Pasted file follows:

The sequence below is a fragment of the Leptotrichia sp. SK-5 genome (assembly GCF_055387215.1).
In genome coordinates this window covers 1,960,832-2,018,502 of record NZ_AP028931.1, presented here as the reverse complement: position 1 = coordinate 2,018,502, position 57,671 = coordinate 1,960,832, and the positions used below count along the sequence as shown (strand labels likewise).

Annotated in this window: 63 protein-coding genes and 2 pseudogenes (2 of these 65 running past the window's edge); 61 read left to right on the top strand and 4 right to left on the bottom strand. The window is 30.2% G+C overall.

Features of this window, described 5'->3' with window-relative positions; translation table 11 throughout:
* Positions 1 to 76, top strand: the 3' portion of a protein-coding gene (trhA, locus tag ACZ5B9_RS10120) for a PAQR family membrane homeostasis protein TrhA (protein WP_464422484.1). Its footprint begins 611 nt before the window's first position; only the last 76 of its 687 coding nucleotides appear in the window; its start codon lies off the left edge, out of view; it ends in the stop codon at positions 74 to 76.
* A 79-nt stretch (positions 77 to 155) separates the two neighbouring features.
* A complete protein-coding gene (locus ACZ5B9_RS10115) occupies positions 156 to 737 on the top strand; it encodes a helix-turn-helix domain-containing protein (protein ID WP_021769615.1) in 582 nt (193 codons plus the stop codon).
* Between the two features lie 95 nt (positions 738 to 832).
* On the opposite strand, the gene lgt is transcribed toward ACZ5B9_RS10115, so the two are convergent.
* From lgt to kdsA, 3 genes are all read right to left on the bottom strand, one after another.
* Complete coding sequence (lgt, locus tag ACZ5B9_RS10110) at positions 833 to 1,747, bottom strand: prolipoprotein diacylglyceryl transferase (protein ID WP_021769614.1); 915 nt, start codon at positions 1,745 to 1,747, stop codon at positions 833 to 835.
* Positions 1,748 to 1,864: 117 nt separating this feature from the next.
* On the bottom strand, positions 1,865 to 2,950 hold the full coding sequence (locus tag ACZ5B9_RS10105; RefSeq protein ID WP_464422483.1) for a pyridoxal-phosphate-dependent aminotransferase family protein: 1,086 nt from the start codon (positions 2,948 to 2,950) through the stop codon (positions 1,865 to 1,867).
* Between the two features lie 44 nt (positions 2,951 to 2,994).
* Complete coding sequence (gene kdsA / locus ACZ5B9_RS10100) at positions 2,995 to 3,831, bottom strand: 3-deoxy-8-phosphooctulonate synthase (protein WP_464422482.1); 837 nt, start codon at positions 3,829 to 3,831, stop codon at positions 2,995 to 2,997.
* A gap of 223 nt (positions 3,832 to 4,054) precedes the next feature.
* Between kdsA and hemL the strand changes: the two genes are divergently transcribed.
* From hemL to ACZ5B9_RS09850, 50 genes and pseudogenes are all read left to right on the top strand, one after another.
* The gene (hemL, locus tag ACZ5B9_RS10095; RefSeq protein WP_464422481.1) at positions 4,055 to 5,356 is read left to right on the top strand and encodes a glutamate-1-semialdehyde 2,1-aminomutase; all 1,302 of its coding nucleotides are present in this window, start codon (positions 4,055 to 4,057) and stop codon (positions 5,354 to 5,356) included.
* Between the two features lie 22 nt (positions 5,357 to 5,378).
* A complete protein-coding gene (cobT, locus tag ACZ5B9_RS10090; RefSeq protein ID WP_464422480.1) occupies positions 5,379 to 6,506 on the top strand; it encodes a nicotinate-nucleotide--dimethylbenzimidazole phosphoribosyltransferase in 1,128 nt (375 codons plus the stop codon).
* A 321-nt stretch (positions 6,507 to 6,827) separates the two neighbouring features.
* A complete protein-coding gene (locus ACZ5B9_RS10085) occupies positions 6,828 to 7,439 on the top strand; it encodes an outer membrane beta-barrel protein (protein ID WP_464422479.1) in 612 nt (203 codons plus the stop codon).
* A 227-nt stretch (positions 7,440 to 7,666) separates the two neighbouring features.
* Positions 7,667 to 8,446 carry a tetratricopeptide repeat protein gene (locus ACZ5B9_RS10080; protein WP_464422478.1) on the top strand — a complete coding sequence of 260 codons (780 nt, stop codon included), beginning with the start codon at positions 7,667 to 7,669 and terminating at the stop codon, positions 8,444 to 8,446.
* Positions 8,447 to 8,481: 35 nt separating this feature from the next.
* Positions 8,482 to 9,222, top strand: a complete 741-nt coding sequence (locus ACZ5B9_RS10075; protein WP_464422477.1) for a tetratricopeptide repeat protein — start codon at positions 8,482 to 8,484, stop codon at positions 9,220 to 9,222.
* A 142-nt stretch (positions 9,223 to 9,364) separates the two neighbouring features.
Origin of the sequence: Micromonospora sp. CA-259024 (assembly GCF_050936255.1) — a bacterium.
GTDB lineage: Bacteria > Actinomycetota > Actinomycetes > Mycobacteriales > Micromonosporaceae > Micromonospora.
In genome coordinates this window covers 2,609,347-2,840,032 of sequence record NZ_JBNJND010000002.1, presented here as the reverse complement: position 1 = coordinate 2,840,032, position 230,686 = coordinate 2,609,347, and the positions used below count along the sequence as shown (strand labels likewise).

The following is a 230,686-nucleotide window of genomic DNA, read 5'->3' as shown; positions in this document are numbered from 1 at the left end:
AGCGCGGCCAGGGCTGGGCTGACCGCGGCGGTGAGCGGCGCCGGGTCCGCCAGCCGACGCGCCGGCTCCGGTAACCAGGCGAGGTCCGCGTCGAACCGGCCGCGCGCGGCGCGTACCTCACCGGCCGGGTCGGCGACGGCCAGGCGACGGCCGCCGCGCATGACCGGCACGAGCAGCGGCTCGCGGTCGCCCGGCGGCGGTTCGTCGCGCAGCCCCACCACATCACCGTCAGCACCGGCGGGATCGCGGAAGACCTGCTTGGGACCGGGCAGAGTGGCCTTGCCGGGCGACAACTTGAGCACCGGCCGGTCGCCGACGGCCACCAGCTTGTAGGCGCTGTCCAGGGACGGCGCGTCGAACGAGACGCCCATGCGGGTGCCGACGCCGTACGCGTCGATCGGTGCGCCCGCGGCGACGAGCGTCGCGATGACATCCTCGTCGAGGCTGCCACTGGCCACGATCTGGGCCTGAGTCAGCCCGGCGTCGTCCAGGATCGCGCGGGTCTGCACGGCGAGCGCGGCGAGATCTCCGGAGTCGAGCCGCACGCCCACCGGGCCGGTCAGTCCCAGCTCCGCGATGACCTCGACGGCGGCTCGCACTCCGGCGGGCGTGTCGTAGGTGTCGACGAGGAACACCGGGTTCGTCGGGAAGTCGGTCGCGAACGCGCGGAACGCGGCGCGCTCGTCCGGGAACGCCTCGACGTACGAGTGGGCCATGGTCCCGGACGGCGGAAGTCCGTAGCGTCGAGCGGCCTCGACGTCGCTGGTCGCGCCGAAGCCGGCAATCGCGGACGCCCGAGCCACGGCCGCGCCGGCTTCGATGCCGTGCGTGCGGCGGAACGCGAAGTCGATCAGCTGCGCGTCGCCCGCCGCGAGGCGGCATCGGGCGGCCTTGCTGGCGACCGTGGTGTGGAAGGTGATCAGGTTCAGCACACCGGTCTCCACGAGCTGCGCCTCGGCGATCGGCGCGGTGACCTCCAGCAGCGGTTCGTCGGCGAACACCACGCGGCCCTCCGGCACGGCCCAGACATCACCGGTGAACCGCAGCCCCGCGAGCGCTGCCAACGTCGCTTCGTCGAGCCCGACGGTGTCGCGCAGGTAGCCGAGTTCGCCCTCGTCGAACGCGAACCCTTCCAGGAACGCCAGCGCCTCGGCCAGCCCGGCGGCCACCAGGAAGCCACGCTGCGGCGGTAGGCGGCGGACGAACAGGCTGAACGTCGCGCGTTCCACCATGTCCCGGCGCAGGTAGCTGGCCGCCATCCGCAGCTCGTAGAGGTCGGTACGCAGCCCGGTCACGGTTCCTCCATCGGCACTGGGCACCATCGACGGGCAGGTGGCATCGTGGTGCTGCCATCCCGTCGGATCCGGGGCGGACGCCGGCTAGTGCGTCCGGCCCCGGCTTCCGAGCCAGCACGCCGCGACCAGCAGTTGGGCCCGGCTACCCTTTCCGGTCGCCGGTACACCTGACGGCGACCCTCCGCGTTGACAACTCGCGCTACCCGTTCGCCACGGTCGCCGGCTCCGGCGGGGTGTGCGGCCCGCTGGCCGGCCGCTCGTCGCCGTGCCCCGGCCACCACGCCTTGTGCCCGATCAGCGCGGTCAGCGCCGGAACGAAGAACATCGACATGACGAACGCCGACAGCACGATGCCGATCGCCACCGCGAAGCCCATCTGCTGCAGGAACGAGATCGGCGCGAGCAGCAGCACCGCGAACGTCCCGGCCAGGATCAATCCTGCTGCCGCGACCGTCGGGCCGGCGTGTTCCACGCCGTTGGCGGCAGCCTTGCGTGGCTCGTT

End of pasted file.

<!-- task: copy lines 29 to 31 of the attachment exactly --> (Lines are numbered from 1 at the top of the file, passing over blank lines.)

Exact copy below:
Origin of the sequence: Micromonospora sp. CA-259024 (assembly GCF_050936255.1) — a bacterium.
GTDB lineage: Bacteria > Actinomycetota > Actinomycetes > Mycobacteriales > Micromonosporaceae > Micromonospora.
In genome coordinates this window covers 2,609,347-2,840,032 of sequence record NZ_JBNJND010000002.1, presented here as the reverse complement: position 1 = coordinate 2,840,032, position 230,686 = coordinate 2,609,347, and the positions used below count along the sequence as shown (strand labels likewise).